Tom Richardson of BoatingLocal.com visited Red Brook to make this excellent video about tagging sea-run brook trout.
Featuring segments by Steve Hurley, Southeast District Fisheries Manager for Mass DFW, Todd Debreuil from USGS, with glimpses of other familiar faces from SE Mass Trout Unlimited, the video goes into how we know these fish are truly sea-run.
The second video, from an unnamed stream in Southern Massachusetts, was made by SRBTC volunteers a few years back and shows the productivity of these fish. This unnamed stream is not part of any research at this time other than routine sampling by Steve Hurley.
If you’ve never been on an electroshocking crew, these two videos truly capture the fun and science.
Tagging projects researching sea-run brook trout behavior and migration patterns are partially funded by SRBTC and would not be happening without SRBTC’s direct support. Your donations go directly to support both PIT and Acoustic tagging research.
Check here or here for some slide presentations showing the technology and value of PIT tagging.
Stay tuned here to see ongoing results of this critical work
Thanks go out to Tom Richardson for this super nice work up.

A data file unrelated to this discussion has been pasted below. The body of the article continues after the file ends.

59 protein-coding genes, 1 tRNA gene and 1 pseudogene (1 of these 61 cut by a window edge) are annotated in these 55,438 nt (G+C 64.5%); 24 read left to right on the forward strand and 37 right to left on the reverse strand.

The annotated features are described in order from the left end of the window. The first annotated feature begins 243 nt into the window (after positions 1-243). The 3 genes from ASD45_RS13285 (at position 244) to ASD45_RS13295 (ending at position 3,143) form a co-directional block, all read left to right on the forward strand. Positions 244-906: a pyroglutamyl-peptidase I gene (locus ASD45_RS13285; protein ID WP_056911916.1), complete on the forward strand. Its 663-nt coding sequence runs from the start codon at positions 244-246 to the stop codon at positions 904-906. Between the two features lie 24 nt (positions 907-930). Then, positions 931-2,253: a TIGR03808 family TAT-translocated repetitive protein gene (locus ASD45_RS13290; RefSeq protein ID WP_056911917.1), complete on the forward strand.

For more from Tom Richardson, visitBoatingLocal.com
This second video goes into a more specific discussion of how electroshocking works and looks at some of the other species found in this very productive system.
In this video, Steve Hurley, Southeast District Manager of Mass Fish and Wildlife discusses the finding of Brendan Annette’s DNA study work that identified that these fish are genetically distinct from hatchery fish – which basically means that these fish found at Red Brook, the Maspee and the Santuit Rivers are truly wild and have not interbred with hatchery fish.
Today, Brendan Annette is with the Coalition for Buzzards Bay.
You can read results of his study published in the Transactions of the American Fisheries Society, a leading peer reviewed journal for fisheries science here: